This blog post was edited in October 2021 for clarification.
While surveying and collecting specimens in the Aleutian Islands in 1871-1872 for the United States Coast Survey, later renamed the United States Coast and Geodetic Survey, naturalist William Healey Dall befriended George Tsaroff (1858-1880), an Unangan (Aleut) teen from Unalaska Island who had been hired as local help to aid in the expedition's mission. The fifteen-year-old Tsaroff demonstrated a natural affinity for the work and Dall took notice of his intelligence. Upon the end of the expedition, they hatched a plan to send George to University.
Little is known about the exact circumstances surrounding Tsaroff's departure from his community, except that his parents were deceased at the time. In a memorial tribute by Dall's mother, Caroline Healey Dall, she described Tsaroff as orphaned.
Dall's 1872 diary reveals that Tsaroff accompanied the expedition's return trip from Alaska and details several activities in preparation for sending George to school. While in port in San Francisco, Dall bought him a suit of clothes and hat, talked to him about moving East, and arranged to have a formal portrait taken at a photographic studio. Dall made travel arrangements for transportation to Ann Arbor, Michigan, where he had enrolled Tsaroff at the University of Michigan under the tutelage of his friend and scientific colleague, Mark Walrod Harrington, who had also been on the expedition and was returning to the University as an instructor. At this time, adoption papers were also submitted, naming twenty-seven-year-old Dall as Tsaroff's legal guardian, possibly as a requirement for admission.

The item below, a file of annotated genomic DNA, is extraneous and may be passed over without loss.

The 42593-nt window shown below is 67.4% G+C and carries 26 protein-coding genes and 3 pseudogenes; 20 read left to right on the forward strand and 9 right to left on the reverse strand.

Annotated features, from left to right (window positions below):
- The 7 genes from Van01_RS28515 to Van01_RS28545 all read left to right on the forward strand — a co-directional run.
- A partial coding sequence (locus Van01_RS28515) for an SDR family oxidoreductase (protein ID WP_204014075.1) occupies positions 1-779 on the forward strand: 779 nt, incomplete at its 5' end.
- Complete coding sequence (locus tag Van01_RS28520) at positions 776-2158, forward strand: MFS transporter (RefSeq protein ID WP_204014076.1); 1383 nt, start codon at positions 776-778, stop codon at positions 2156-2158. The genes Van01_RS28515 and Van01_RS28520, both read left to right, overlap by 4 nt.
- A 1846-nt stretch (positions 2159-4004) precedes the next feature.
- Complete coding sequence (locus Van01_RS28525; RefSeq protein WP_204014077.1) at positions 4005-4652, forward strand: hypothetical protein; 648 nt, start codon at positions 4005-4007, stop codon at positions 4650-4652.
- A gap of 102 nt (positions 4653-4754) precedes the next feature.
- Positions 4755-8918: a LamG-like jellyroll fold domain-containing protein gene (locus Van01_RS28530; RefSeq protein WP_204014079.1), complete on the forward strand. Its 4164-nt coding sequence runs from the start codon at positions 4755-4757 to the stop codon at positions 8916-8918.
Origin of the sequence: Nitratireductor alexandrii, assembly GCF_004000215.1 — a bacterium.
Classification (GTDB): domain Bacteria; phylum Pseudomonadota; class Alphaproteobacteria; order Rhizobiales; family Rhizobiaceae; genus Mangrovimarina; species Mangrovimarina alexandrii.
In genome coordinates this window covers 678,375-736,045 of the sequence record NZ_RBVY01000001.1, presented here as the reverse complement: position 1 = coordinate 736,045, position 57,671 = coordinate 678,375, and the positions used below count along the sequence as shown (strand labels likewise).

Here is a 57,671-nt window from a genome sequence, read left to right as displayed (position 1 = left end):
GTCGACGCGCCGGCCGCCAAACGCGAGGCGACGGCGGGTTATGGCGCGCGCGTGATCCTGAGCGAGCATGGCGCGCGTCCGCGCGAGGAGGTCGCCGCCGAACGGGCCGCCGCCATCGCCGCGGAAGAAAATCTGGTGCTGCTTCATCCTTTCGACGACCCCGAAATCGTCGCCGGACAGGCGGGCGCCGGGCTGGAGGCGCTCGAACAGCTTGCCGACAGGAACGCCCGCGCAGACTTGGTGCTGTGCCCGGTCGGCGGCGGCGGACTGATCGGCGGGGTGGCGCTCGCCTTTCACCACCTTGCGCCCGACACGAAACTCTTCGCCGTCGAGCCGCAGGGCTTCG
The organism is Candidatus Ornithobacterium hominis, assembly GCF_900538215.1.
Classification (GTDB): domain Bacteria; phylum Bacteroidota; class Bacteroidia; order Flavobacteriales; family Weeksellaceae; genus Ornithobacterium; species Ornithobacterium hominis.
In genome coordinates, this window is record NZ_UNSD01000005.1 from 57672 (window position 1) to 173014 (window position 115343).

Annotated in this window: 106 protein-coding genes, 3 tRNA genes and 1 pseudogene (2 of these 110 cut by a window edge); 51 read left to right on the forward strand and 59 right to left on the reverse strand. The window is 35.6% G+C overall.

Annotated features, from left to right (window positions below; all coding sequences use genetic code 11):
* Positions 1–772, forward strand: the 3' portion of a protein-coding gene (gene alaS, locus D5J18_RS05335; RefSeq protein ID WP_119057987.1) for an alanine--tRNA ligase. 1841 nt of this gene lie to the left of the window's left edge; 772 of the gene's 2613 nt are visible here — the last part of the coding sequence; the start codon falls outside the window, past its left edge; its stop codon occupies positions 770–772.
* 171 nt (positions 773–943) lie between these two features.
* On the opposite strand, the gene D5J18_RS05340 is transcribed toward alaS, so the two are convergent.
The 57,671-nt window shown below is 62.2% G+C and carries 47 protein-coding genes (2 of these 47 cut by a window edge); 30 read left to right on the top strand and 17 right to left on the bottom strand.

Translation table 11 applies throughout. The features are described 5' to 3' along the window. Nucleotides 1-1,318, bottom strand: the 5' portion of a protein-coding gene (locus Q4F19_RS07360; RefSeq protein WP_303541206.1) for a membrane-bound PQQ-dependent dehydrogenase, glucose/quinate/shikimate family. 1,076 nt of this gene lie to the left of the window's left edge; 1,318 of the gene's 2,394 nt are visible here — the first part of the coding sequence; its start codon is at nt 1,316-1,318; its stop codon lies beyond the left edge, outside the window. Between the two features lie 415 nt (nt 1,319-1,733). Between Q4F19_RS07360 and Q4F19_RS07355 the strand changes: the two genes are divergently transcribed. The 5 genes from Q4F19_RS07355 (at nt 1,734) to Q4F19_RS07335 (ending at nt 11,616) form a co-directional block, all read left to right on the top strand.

Upon completion of his education, Tsaroff was eager to move to Washington, D.C., so that he could be nearer to his benefactor and adoptive family. In 1878 he was hired by the Smithsonian Institution as an assistant in charge of the ethnological collections in the upper hall of the Castle, where he also boarded in one of the Castle towers. In addition to keeping the ethnological collections in order, he also served as a guide for visitors, describing objects and their applications.
Tsaroff's life was cut tragically short when he contracted consumption in 1880, passing away soon after at the age of twenty-two. His short life was impactful and he was beloved by those who knew him. In a letter from chief clerk William Jones Rhees to Caroline Healey Dall, Rhees wrote, "George has left the best of all legacies - a good name. He was beloved and respected by all who knew him. He made the world better and brighter by his sunny smile, cheerful, wise and pure character. He has not lived in vain."
We do have a bit of Tsaroff's legacy in our collections, including correspondence with Dall, the adoption papers, and some original drawings. We look forward to having these digitized in the future so that more of his story can be shared.
The Indian Child Welfare Act of 1978 established standards for the placement of Indian children in adoptive homes and prioritizes community involvement in child welfare cases.
- William Healey Dall Papers, circa 1839-1858, 1862-1927, Record Unit 7073, Smithsonian Institution Archives
- Mark H. Dall Collection, 1574-1963, Acc. 87-057, Smithsonian Institution Archives
- Smithsonian Institution, Photograph Collection, Record Unit 95, Smithsonian Institution Archives
- Annual Report of the Board of Regents of the Smithsonian Institution, 1880. Retrieved from Internet Archive.
- George Tsaroff - An Educated Aleusian, Friends Intelligencer, Vol. 37 Iss. 28, August 1880. Retrieved from Internet Archive.
- William Healey Dall - Diary, 1872, Smithsonian Institution Archives